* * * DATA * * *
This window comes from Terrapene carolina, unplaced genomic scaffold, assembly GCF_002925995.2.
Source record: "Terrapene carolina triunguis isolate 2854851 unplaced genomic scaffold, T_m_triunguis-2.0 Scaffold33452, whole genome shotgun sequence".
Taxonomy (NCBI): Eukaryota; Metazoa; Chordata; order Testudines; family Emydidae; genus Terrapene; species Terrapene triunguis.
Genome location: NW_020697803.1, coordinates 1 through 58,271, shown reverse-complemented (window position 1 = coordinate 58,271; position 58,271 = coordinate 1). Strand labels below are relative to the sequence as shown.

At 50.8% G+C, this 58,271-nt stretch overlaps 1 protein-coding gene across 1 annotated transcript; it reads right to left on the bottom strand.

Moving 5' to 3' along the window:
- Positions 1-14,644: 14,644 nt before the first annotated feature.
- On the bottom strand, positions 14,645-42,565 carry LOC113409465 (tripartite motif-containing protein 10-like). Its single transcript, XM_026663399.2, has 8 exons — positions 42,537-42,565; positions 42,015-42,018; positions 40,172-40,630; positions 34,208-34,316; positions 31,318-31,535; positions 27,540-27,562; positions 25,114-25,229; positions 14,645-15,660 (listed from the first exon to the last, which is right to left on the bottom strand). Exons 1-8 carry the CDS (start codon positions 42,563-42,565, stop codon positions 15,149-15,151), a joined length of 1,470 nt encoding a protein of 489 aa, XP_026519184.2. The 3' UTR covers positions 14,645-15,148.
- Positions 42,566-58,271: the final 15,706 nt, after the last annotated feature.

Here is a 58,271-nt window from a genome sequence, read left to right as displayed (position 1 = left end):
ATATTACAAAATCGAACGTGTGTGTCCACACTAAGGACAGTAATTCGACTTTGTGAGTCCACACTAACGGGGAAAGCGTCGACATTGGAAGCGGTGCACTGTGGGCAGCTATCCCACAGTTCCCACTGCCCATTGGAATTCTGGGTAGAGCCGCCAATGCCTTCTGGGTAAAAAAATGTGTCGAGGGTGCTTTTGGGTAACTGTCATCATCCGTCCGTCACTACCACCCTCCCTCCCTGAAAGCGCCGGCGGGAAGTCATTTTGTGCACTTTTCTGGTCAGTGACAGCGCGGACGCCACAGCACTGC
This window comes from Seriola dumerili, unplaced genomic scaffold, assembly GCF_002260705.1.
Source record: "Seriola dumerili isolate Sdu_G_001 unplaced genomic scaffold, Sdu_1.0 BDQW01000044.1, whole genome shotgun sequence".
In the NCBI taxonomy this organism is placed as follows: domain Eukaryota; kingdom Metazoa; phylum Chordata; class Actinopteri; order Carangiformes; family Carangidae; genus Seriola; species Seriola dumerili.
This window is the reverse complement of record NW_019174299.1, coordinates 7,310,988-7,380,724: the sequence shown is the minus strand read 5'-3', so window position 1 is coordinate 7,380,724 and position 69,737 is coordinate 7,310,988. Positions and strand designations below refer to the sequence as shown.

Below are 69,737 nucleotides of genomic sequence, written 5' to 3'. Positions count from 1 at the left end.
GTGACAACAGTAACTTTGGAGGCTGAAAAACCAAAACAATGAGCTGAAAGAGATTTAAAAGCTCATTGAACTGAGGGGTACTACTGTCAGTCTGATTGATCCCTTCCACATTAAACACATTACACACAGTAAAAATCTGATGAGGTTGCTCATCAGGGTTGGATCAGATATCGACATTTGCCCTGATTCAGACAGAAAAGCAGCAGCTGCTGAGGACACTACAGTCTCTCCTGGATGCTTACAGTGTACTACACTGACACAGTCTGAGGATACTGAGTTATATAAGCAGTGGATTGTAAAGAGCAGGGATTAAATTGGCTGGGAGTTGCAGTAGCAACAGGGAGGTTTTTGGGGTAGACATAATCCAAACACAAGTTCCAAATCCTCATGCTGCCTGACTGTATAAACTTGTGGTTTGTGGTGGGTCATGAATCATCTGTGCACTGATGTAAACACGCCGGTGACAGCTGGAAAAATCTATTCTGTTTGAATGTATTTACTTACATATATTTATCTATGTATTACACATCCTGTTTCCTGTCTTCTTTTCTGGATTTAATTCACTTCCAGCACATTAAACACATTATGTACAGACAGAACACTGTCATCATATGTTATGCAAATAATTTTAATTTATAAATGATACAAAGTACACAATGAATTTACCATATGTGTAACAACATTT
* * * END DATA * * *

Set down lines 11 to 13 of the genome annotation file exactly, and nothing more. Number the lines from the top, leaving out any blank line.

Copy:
ATATTACAAAATCGAACGTGTGTGTCCACACTAAGGACAGTAATTCGACTTTGTGAGTCCACACTAACGGGGAAAGCGTCGACATTGGAAGCGGTGCACTGTGGGCAGCTATCCCACAGTTCCCACTGCCCATTGGAATTCTGGGTAGAGCCGCCAATGCCTTCTGGGTAAAAAAATGTGTCGAGGGTGCTTTTGGGTAACTGTCATCATCCGTCCGTCACTACCACCCTCCCTCCCTGAAAGCGCCGGCGGGAAGTCATTTTGTGCACTTTTCTGGTCAGTGACAGCGCGGACGCCACAGCACTGC
This window comes from Seriola dumerili, unplaced genomic scaffold, assembly GCF_002260705.1.
Source record: "Seriola dumerili isolate Sdu_G_001 unplaced genomic scaffold, Sdu_1.0 BDQW01000044.1, whole genome shotgun sequence".